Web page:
Why business rules and business logic is important when working with data

Business rules is the structure that governs how and organisation works. Business logic is the structure and rules governing a software system.

Published

October 16, 2023

Modified

February 26, 2024

TODO: short introduction on what this post will cover and why it’s important, so the reader knows right away?

What is the difference between business rules and business logic

Business rules are the rules and regulations that govern how an organisation handles its tasks. These can be written down as for instance Standard Operating Procedures (SOPs), or they can be more tacit, often taught to new employees as they encounter situations where it is useful that there is a consistent approach to handling it.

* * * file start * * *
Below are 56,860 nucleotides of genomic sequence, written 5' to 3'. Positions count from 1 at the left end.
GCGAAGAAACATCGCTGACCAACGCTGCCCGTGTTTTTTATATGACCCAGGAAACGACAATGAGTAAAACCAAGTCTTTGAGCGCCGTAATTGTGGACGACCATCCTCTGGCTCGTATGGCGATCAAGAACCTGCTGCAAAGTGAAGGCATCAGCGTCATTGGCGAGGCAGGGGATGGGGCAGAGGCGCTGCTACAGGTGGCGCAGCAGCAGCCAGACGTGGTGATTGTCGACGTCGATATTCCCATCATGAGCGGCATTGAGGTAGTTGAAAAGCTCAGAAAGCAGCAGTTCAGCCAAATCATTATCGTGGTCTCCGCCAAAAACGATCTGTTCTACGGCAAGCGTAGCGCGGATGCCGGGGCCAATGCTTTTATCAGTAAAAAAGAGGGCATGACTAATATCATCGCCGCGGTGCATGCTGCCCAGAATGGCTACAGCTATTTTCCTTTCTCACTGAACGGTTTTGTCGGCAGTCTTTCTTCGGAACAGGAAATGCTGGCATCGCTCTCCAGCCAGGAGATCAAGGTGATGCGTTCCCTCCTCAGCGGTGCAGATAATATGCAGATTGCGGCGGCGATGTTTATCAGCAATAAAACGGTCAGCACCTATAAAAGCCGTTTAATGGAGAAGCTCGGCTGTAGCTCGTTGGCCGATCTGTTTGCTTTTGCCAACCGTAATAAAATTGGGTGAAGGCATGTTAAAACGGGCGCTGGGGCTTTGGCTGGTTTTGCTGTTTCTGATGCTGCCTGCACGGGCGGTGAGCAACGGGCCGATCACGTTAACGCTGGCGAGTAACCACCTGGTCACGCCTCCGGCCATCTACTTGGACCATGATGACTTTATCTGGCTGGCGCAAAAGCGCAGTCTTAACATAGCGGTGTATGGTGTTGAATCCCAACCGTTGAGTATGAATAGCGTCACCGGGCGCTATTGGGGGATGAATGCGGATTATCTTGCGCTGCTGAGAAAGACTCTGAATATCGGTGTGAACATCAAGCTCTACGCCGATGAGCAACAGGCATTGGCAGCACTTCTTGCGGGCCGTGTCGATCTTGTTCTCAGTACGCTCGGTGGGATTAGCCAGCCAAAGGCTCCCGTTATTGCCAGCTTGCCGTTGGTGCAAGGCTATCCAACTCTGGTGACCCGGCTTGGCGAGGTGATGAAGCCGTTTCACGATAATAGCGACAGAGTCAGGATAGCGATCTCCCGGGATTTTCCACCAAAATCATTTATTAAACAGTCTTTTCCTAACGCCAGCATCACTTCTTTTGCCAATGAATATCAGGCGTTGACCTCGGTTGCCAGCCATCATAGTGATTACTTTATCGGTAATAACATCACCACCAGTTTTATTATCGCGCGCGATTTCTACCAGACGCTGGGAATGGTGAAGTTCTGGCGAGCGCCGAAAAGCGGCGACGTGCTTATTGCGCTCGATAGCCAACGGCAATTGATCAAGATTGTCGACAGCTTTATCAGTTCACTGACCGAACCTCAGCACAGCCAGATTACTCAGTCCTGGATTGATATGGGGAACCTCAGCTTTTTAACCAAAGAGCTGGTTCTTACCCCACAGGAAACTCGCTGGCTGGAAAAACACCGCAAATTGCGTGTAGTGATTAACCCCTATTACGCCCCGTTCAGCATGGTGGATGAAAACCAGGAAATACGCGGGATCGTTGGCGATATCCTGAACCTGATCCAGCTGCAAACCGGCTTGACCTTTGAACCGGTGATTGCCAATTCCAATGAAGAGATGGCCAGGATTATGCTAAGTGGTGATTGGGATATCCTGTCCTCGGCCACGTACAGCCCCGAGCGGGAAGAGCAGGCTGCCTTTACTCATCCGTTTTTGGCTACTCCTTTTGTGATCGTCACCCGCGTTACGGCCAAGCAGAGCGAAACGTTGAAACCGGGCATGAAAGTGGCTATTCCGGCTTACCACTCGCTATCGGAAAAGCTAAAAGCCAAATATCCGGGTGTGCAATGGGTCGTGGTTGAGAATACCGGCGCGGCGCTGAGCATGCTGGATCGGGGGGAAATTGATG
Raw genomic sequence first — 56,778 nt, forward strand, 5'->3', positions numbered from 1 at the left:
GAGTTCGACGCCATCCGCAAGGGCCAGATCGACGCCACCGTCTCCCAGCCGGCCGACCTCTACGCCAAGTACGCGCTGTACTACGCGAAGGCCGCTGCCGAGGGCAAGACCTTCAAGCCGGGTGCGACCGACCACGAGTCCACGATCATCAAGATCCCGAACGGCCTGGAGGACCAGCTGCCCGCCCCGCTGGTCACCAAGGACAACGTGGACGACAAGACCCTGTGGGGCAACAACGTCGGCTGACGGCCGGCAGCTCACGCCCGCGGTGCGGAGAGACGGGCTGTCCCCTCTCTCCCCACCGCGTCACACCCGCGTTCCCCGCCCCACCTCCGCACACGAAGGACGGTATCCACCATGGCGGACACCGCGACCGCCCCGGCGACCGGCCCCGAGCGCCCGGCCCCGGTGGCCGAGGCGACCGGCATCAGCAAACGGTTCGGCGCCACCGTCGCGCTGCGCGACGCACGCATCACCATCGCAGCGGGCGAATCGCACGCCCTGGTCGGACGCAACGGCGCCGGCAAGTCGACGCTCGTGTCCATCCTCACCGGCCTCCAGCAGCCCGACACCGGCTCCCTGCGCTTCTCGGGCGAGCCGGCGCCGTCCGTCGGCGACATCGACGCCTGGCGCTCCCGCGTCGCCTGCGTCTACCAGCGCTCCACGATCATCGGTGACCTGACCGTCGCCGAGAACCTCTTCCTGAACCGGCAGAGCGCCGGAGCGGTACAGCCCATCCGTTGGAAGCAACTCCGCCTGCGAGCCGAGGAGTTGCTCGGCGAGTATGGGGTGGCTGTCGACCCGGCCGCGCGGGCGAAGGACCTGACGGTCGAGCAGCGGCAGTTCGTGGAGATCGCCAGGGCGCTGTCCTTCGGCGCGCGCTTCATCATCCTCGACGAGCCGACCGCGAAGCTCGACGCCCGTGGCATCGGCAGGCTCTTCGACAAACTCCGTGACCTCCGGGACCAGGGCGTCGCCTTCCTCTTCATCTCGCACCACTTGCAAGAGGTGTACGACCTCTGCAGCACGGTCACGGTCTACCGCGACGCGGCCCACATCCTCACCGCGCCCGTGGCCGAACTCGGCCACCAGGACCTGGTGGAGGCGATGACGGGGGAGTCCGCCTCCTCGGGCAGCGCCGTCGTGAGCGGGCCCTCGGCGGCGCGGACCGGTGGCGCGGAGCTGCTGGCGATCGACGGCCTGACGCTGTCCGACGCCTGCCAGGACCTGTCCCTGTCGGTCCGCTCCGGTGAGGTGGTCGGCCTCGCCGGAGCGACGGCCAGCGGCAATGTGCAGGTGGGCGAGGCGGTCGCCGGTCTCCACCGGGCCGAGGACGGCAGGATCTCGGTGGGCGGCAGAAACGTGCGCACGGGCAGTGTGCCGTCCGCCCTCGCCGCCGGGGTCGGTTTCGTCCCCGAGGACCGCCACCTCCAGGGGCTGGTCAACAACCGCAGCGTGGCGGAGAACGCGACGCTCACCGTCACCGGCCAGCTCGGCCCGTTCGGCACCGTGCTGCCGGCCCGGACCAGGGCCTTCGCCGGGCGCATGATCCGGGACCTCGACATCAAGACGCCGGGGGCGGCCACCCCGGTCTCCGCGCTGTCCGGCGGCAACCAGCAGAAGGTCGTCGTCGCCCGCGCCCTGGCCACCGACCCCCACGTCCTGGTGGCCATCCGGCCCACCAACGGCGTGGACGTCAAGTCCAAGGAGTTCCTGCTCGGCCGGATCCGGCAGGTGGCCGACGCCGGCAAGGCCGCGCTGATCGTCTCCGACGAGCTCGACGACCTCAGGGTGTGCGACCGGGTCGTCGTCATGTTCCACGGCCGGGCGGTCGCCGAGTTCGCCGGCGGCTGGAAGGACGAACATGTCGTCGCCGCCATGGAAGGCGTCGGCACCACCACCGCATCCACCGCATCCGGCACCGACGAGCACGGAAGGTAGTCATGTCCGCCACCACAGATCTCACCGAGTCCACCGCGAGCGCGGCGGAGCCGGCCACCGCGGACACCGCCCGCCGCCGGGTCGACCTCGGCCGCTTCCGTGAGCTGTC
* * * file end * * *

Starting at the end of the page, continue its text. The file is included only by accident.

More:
Business rules works best, if they are modelled on what the organisation is already doing. They should be reviewed on a regular basis to ensure that there isn’t a better or easier way to do things. Many organisations will also have some procedures where legal requirements or regulations stipulate a certain way that things must be handled (many organisations have a legal obligation to report any information breaches or losses to the authorities within a certain time frame, not doing so could have legal and financial implications so it is important that the SOP governing this is being adhered to at all times).

An SOP is of course only good if it is being used, but well-written guidance normally results in high and (more importantly from a data perspective) very consistent data being recorded. As soon as there is more than one or two people working with adding to a data set on a regular basis then written guidelines should be considered.